x264 has a few generic encoding presets you can use when rendering. You can see the list of presets and exactly what encoding options they specify by running x264 --fullhelp. You'll most probably notice the following presets: ultrafast, superfast, veryfast, faster, fast, medium, slow, slower, veryslow. Ideally you'd always use veryslow when rendering, but you can't always wait for it to finish, so you go for faster ones. The ffmpeg wiki summarizes the difference between these presets:
veryslow helps about 3% compared to the slowerpreset, slower helps about 5% compared to the slow preset, andTo be able to use for example slow with ges-launch-1.0, you need to create a GStreamer preset. Add the following section to ~/.local/share/gstreamer-1.0/presets/GstX264Enc.prs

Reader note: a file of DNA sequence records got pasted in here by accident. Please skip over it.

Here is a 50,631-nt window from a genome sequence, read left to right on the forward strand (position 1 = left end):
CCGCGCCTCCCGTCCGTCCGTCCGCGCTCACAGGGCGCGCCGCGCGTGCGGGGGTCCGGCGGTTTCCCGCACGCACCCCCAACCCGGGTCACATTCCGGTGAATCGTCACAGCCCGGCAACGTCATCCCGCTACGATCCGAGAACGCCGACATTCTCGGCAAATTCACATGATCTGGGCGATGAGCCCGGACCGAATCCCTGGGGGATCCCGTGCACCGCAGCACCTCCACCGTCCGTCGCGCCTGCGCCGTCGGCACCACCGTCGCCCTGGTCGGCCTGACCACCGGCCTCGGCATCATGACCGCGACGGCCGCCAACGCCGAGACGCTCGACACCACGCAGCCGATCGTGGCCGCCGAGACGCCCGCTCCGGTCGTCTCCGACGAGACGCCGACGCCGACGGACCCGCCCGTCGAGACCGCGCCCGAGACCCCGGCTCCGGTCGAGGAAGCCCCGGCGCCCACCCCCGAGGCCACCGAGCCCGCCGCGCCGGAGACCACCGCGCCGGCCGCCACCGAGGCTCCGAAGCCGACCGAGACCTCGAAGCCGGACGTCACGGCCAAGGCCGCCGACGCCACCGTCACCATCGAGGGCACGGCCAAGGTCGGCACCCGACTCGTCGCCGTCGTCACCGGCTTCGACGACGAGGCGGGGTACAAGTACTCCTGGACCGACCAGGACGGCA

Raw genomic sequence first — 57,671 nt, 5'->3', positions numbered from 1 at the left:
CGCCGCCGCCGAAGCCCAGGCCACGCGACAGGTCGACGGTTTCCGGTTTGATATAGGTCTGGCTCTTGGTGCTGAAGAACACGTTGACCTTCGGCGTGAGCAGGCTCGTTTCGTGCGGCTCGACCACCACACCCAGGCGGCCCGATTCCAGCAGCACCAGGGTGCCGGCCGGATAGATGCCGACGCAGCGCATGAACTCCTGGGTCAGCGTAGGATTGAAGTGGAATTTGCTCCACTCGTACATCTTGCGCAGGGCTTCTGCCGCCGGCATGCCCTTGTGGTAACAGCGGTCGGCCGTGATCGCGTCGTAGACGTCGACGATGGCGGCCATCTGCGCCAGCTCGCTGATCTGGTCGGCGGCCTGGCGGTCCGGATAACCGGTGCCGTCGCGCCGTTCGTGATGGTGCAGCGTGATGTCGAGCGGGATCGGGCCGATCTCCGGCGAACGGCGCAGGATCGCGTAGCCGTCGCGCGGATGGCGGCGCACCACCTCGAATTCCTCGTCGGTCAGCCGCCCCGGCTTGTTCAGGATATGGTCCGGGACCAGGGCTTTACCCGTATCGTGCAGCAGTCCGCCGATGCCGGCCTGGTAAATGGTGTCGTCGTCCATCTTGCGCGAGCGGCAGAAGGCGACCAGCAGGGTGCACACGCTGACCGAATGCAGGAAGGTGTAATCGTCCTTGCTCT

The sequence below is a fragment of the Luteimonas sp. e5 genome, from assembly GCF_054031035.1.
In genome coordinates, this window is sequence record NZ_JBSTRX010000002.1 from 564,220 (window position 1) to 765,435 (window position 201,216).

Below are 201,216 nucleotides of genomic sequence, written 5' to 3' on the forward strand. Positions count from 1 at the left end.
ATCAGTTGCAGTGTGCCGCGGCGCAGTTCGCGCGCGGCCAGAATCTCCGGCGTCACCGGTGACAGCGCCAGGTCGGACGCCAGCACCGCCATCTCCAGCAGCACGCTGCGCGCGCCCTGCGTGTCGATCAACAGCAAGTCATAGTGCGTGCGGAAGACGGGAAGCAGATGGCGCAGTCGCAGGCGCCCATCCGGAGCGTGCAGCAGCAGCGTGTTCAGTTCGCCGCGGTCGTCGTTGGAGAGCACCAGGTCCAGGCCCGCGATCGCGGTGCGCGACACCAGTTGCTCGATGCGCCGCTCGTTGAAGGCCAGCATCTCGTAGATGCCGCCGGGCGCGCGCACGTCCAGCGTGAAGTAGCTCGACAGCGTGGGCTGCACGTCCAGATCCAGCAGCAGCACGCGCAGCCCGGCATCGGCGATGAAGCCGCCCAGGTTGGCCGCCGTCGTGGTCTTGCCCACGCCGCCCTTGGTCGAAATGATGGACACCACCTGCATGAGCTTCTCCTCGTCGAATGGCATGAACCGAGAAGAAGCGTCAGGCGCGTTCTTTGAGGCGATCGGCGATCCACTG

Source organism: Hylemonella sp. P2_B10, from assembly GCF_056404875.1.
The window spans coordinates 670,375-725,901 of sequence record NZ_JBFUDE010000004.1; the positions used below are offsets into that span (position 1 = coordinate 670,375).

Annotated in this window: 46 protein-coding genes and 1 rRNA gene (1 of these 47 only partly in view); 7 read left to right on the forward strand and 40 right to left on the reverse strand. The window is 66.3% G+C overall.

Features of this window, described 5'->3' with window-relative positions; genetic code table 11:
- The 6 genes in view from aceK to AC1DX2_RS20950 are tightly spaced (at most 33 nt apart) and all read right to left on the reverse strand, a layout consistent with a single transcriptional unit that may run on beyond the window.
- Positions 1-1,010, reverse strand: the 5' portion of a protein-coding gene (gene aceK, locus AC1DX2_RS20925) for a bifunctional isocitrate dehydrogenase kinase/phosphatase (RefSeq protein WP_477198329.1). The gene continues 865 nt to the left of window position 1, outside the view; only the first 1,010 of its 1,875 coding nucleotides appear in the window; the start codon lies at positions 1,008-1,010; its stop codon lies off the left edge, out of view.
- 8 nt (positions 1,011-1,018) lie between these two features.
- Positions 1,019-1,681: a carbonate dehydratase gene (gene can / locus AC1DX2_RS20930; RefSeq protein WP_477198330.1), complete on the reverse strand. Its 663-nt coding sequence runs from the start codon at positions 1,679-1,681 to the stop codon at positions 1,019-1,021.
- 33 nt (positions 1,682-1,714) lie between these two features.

slow helps about 5-10% compared to the medium preset.
You need to specify a bitrate in kbits per second because the default value of 2048 kbits per second might not be what you want. I picked 12288 because it's what YT recommends for 1920x1080p50. See the documentation for the x264enc plugin to see all the options you can specify in the preset.
You might also be interested in specifying a tune:
or a psy-tune:
Other tune values are: film, animation, grain, psnr, ssim. For the list of available tune values see the plugin source code.
To use the new preset, run:
$ ges-launch-1.0 -l pitivi-project.xges -o out.mp4 -f "video/quicktime,variant=iso:video/x-raw,width=1920,height=1080->video/x-h264+slow12mbps:audio/mpeg,mpegversion=1,layer=3"
The -f parameter accepts a serialized encoding profile.